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I have a simple TCP server that communicates with some devices via GPRS. It works correctly without any problem for a long time. Nowdays there is a change in the devices (client devices, that send data) and they send lot more data than earlier and TCP message size can be 10 times bigger than earlier. Earlier it was max 1024 bytes/data message, now it can be more than 10 thousand bytes/message.

As I see - as the nature of TCP predicted - there are a lot of messages that are 'broken', so instead of a complete message only a part of that arrives, and later can come the other part etc.

I think my server - that is based on asynchronous pattern - handles this situation in a wrong way and I think the bug is in my RecieveCallBack function. I could not find to correct way to handle this situation. How can I do this?

Here is my RecieveCallBack function:

public void RecieveCallBack(IAsyncResult ar)
        StateObject state = (StateObject)ar.AsyncState;

            Socket handler = state.WorkSocket;

            int read = handler.EndReceive(ar);

            if (read > 0)
                var data = new byte[read];
                Array.Copy(state.Buffer, 0, data, 0, read);
                if ((handler.Connected == false) || (handler.Available == 0))
        catch (System.Net.Sockets.SocketException)
        catch (System.Exception exc)
            Debug.Assert(false, exc.Message);
            HandleSocketError(state, exc);



UPDATE: Clients are connected as they can be connected, so it is up to the GSM network. They can be connected even for days and they send data at every minutes. The protocol of the client devices is different, there are different kind of devices with different kind of protocols. One of them has delimiter and CRC at the end of the message, others does not have.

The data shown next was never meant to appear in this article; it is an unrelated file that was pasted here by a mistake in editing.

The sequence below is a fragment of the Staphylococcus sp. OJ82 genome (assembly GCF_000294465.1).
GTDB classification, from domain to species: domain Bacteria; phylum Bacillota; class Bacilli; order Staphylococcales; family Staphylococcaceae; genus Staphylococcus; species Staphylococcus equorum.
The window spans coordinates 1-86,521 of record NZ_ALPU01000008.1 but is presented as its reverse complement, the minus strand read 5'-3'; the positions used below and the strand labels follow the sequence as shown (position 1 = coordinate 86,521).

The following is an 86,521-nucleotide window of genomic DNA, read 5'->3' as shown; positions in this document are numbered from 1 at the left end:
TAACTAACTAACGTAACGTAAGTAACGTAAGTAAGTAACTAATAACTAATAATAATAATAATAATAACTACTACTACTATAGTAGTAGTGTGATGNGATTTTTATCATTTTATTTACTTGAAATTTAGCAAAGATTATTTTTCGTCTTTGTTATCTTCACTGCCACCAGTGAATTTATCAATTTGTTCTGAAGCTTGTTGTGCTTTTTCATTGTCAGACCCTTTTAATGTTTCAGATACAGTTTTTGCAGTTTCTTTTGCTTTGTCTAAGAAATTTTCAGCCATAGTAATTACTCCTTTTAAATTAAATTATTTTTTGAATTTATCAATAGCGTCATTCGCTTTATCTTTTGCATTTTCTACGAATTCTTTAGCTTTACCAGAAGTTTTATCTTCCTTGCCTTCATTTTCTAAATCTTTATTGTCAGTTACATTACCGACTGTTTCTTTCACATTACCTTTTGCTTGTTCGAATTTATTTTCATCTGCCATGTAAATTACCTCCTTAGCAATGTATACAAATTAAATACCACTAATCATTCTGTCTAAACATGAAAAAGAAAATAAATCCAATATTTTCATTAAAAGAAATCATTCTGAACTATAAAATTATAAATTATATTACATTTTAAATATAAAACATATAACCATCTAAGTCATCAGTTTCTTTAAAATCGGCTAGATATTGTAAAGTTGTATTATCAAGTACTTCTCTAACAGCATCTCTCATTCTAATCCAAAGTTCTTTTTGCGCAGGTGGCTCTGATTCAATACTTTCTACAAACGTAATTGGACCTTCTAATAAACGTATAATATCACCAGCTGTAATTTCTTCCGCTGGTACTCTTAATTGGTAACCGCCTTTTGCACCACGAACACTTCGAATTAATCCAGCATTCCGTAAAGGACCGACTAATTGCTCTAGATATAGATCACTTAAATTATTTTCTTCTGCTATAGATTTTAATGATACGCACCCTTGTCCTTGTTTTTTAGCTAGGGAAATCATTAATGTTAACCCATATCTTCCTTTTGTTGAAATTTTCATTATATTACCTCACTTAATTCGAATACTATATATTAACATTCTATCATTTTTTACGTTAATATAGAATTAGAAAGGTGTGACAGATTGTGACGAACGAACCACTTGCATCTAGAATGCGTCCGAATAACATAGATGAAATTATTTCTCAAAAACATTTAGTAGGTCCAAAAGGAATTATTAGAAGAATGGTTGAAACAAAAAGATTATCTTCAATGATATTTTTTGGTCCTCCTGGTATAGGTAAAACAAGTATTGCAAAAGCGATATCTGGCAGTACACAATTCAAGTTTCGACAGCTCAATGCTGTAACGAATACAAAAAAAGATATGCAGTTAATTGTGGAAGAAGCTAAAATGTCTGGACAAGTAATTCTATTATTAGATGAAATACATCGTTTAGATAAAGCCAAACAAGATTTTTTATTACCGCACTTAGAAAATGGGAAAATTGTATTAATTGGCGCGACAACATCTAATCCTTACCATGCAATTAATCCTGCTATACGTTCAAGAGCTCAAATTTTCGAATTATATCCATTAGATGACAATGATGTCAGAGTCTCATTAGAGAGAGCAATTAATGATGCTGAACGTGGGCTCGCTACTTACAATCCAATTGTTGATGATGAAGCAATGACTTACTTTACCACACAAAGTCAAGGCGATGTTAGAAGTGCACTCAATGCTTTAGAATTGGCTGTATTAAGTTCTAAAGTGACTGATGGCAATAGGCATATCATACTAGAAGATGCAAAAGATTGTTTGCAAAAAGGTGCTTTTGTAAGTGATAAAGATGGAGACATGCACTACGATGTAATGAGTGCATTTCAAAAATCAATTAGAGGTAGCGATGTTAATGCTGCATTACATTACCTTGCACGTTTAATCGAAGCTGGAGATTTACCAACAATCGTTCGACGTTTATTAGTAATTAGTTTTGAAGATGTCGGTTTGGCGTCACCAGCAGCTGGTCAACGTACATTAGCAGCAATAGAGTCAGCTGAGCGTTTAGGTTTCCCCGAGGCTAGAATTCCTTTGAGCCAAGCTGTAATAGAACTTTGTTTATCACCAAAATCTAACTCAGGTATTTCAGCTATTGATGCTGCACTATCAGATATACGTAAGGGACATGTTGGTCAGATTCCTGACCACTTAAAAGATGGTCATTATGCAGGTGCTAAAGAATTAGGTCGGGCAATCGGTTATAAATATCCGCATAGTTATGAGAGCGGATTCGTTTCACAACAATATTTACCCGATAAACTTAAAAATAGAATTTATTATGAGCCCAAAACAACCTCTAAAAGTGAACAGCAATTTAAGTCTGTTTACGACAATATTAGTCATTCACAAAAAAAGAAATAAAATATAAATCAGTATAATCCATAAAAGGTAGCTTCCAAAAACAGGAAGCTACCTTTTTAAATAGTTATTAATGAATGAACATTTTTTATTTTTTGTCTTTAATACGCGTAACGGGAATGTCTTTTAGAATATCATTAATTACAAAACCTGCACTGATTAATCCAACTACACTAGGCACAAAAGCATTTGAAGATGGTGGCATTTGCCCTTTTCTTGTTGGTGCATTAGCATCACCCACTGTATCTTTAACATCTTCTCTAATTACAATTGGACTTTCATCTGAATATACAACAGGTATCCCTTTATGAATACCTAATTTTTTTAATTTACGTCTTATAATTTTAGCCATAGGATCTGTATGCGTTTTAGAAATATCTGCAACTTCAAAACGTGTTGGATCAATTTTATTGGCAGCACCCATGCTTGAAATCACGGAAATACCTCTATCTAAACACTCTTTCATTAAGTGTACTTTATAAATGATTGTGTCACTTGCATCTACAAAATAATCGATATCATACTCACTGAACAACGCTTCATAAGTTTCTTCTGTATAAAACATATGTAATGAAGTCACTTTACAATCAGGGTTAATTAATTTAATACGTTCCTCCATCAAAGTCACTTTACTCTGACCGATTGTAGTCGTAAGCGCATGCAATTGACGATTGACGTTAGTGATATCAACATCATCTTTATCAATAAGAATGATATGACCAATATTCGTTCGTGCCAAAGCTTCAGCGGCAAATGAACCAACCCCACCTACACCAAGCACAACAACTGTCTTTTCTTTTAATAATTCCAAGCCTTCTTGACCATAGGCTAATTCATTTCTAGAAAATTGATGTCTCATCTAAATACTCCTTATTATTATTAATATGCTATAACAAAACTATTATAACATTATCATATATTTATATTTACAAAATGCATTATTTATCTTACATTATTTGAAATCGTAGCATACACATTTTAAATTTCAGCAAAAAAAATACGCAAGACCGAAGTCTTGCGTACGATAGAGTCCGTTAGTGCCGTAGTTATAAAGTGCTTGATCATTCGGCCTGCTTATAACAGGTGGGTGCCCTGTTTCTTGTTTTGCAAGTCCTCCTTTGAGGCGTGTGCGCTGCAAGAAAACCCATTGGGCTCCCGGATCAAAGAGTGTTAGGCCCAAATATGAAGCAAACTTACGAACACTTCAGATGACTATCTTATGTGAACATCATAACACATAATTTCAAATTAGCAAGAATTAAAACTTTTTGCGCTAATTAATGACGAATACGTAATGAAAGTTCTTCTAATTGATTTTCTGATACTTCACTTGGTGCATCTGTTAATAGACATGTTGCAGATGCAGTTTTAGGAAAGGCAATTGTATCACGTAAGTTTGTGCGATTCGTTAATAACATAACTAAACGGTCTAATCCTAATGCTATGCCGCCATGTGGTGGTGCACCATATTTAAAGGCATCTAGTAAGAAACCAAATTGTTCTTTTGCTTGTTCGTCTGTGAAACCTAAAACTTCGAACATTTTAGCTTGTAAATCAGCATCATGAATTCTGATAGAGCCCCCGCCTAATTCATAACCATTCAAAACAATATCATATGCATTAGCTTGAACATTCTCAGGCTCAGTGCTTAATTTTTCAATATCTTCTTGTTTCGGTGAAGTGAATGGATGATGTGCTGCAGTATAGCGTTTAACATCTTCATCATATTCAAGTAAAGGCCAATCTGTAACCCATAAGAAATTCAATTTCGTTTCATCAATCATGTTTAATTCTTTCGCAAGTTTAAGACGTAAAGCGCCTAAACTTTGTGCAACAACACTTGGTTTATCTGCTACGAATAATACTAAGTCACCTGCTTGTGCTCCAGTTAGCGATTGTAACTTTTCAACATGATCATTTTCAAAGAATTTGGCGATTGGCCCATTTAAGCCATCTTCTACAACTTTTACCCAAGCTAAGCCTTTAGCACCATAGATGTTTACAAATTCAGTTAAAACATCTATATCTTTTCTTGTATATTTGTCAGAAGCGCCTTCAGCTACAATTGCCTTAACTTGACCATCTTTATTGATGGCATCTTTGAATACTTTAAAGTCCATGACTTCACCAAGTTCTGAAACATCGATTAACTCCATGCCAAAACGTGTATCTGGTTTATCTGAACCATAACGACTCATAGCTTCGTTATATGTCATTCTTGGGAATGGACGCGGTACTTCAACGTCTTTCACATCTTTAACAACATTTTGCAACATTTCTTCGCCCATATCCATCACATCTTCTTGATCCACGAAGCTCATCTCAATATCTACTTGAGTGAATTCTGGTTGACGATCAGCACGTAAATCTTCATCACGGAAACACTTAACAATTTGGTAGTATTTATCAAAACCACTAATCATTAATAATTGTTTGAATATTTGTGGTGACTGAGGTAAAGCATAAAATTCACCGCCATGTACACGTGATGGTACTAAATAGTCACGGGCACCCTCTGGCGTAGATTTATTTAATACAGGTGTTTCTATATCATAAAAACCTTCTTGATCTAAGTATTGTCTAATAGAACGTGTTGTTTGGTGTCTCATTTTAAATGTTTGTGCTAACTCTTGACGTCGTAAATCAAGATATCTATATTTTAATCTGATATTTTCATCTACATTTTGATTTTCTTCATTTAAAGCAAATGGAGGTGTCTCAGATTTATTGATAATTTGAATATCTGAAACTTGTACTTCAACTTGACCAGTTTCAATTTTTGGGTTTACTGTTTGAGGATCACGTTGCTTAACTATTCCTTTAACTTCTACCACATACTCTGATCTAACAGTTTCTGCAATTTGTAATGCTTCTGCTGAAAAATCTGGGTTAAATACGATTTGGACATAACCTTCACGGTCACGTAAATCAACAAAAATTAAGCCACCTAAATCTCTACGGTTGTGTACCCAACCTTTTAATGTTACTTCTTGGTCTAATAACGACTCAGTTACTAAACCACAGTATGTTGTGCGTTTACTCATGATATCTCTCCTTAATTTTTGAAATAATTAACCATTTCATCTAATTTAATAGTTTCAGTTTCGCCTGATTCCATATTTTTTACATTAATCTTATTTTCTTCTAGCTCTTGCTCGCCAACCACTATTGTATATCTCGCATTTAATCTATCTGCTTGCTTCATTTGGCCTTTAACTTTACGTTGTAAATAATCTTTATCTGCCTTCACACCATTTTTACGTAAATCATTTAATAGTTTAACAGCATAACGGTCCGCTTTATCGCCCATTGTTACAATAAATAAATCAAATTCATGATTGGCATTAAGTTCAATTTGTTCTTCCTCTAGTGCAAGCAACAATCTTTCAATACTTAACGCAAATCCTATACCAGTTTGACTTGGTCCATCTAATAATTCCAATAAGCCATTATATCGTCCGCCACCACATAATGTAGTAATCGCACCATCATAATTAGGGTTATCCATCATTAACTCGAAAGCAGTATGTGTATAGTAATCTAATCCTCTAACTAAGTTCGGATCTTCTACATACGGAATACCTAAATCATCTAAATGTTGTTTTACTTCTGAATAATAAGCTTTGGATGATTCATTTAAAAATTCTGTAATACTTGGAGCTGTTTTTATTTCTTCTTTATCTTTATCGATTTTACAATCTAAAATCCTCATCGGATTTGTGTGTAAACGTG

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have a look at this one: stackoverflow.com/questions/686618/… – Davide Piras Aug 31 '11 at 12:59
Every time you've written "pocket", did you mean "packet"? – MattH Aug 31 '11 at 12:59
yes, sorry about my english – Tom Aug 31 '11 at 13:05
@Tom: correct terminology for your "whole group of data" is a "message". Stephen Cleary is correct, the apparent solution to your problem is that you need to implement or make use of a message framing protocol. I'd suggest you consider HTTP. – MattH Aug 31 '11 at 13:27
Could you add what is known about the message to your question please (do they have the same format, how to they end). Are messages sent on the same connection or are connections terminated between each send? – James Kyburz Aug 31 '11 at 13:34
up vote 3 down vote accepted

You need message framing. The protocol must specify how large the messages are - usually either a constant well-known size, a length prefix, or using message delimiters.

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This would assume changeing the way the devices send the tcp/ip packets which he can't do. – James Kyburz Aug 31 '11 at 16:43
@James: He needs to implement message framing. I'm assuming the protocol already specifies message framing which is being ignored; if the protocol does not specify message framing, then there is no solution short of changing the devices. – Stephen Cleary Aug 31 '11 at 17:57